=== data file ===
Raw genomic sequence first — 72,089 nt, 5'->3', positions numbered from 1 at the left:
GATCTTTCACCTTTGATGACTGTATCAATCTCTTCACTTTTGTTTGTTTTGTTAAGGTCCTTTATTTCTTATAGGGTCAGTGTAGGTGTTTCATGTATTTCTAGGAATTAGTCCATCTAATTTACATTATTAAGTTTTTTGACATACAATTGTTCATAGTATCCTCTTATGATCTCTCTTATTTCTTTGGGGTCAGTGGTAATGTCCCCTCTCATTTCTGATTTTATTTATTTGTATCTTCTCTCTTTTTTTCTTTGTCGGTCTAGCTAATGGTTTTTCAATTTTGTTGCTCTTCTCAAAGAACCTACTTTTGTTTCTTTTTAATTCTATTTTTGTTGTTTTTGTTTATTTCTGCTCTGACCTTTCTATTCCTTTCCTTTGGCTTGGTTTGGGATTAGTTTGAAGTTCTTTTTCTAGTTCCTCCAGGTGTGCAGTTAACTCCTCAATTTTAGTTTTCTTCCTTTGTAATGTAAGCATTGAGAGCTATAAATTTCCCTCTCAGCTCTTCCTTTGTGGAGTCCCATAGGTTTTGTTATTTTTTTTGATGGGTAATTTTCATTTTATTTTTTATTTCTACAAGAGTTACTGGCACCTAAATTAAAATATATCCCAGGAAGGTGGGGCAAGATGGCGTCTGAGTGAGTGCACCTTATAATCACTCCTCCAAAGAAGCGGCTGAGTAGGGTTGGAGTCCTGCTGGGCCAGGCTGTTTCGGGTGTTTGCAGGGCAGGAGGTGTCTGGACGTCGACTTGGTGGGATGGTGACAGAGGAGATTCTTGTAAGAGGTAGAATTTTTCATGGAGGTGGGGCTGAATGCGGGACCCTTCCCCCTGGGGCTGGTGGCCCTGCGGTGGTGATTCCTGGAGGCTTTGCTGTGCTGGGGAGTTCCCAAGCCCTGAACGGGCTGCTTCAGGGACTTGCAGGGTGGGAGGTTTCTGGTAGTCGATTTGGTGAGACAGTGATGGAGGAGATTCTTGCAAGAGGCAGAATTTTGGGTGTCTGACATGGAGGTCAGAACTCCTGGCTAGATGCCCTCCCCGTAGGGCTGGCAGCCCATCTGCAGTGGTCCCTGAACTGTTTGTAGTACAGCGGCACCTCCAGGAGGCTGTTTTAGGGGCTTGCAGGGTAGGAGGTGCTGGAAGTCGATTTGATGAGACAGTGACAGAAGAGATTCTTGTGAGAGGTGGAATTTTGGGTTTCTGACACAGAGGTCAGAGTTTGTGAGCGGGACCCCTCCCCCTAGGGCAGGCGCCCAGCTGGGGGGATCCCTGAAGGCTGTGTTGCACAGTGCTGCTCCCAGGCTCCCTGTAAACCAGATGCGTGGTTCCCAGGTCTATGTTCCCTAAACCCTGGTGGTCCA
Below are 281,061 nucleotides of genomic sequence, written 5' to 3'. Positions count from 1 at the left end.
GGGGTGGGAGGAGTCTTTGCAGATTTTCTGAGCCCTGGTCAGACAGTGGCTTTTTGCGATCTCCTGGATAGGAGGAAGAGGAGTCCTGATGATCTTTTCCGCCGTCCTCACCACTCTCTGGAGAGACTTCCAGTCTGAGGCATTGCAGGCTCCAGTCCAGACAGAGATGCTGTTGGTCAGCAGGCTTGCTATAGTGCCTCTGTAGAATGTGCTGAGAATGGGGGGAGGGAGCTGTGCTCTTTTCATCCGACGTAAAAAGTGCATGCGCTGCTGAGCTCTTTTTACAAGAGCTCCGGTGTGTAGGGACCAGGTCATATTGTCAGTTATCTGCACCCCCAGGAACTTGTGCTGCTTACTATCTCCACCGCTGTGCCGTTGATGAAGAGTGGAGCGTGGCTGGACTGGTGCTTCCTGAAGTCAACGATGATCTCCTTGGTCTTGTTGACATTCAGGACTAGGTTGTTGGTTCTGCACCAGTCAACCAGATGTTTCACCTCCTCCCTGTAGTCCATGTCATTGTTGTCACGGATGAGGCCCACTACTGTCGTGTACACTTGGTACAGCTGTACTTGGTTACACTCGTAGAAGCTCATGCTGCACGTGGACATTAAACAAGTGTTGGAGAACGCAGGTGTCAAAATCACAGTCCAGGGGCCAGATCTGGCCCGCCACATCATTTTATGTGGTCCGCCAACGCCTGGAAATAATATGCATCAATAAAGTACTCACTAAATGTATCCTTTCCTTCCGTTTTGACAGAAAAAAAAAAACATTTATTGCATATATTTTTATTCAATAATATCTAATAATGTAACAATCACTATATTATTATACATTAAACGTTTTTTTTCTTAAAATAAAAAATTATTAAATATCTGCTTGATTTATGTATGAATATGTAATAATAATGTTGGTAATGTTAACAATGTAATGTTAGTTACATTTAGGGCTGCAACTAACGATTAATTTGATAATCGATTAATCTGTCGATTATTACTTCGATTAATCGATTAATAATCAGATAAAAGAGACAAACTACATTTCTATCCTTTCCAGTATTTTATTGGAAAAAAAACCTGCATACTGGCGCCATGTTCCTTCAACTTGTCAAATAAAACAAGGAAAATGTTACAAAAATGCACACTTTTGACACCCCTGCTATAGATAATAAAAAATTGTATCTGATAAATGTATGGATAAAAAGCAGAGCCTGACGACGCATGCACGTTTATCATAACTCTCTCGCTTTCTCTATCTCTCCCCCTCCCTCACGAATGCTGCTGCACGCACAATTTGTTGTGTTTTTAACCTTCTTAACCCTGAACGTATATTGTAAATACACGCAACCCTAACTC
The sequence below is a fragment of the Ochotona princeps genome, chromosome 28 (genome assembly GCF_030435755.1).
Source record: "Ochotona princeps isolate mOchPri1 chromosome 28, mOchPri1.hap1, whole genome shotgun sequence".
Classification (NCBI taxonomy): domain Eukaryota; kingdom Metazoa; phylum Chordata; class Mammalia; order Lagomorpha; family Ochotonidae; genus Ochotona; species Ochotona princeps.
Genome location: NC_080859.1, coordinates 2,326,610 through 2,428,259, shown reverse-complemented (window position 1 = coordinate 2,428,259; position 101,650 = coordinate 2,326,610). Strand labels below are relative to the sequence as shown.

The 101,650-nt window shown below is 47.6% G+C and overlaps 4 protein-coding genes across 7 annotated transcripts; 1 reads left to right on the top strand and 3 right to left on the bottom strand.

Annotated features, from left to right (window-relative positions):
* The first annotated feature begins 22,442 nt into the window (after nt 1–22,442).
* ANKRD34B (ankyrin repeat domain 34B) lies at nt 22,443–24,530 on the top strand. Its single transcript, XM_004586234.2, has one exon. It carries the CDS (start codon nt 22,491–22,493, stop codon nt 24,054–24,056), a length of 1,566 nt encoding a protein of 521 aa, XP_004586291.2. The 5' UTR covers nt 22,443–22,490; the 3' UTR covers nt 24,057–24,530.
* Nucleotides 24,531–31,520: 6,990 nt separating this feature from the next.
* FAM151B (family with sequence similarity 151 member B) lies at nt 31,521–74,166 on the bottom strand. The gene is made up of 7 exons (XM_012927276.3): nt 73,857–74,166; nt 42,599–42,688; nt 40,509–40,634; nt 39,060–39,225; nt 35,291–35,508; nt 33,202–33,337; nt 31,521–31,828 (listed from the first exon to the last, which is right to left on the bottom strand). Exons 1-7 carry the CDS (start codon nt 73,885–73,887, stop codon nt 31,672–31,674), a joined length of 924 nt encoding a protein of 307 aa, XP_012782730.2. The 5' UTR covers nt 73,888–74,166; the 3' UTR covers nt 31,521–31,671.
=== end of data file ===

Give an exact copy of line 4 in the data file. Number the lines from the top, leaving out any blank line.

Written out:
GGGGTGGGAGGAGTCTTTGCAGATTTTCTGAGCCCTGGTCAGACAGTGGCTTTTTGCGATCTCCTGGATAGGAGGAAGAGGAGTCCTGATGATCTTTTCCGCCGTCCTCACCACTCTCTGGAGAGACTTCCAGTCTGAGGCATTGCAGGCTCCAGTCCAGACAGAGATGCTGTTGGTCAGCAGGCTTGCTATAGTGCCTCTGTAGAATGTGCTGAGAATGGGGGGAGGGAGCTGTGCTCTTTTCATCCGACGTAAAAAGTGCATGCGCTGCTGAGCTCTTTTTACAAGAGCTCCGGTGTGTAGGGACCAGGTCATATTGTCAGTTATCTGCACCCCCAGGAACTTGTGCTGCTTACTATCTCCACCGCTGTGCCGTTGATGAAGAGTGGAGCGTGGCTGGACTGGTGCTTCCTGAAGTCAACGATGATCTCCTTGGTCTTGTTGACATTCAGGACTAGGTTGTTGGTTCTGCACCAGTCAACCAGATGTTTCACCTCCTCCCTGTAGTCCATGTCATTGTTGTCACGGATGAGGCCCACTACTGTCGTGTACACTTGGTACAGCTGTACTTGGTTACACTCGTAGAAGCTCATGCTGCACGTGGACATTAAACAAGTGTTGGAGAACGCAGGTGTCAAAATCACAGTCCAGGGGCCAGATCTGGCCCGCCACATCATTTTATGTGGTCCGCCAACGCCTGGAAATAATATGCATCAATAAAGTACTCACTAAATGTATCCTTTCCTTCCGTTTTGACAGAAAAAAAAAAACATTTATTGCATATATTTTTATTCAATAATATCTAATAATGTAACAATCACTATATTATTATACATTAAACGTTTTTTTTCTTAAAATAAAAAATTATTAAATATCTGCTTGATTTATGTATGAATATGTAATAATAATGTTGGTAATGTTAACAATGTAATGTTAGTTACATTTAGGGCTGCAACTAACGATTAATTTGATAATCGATTAATCTGTCGATTATTACTTCGATTAATCGATTAATAATCAGATAAAAGAGACAAACTACATTTCTATCCTTTCCAGTATTTTATTGGAAAAAAAACCTGCATACTGGCGCCATGTTCCTTCAACTTGTCAAATAAAACAAGGAAAATGTTACAAAAATGCACACTTTTGACACCCCTGCTATAGATAATAAAAAATTGTATCTGATAAATGTATGGATAAAAAGCAGAGCCTGACGACGCATGCACGTTTATCATAACTCTCTCGCTTTCTCTATCTCTCCCCCTCCCTCACGAATGCTGCTGCACGCACAATTTGTTGTGTTTTTAACCTTCTTAACCCTGAACGTATATTGTAAATACACGCAACCCTAACTC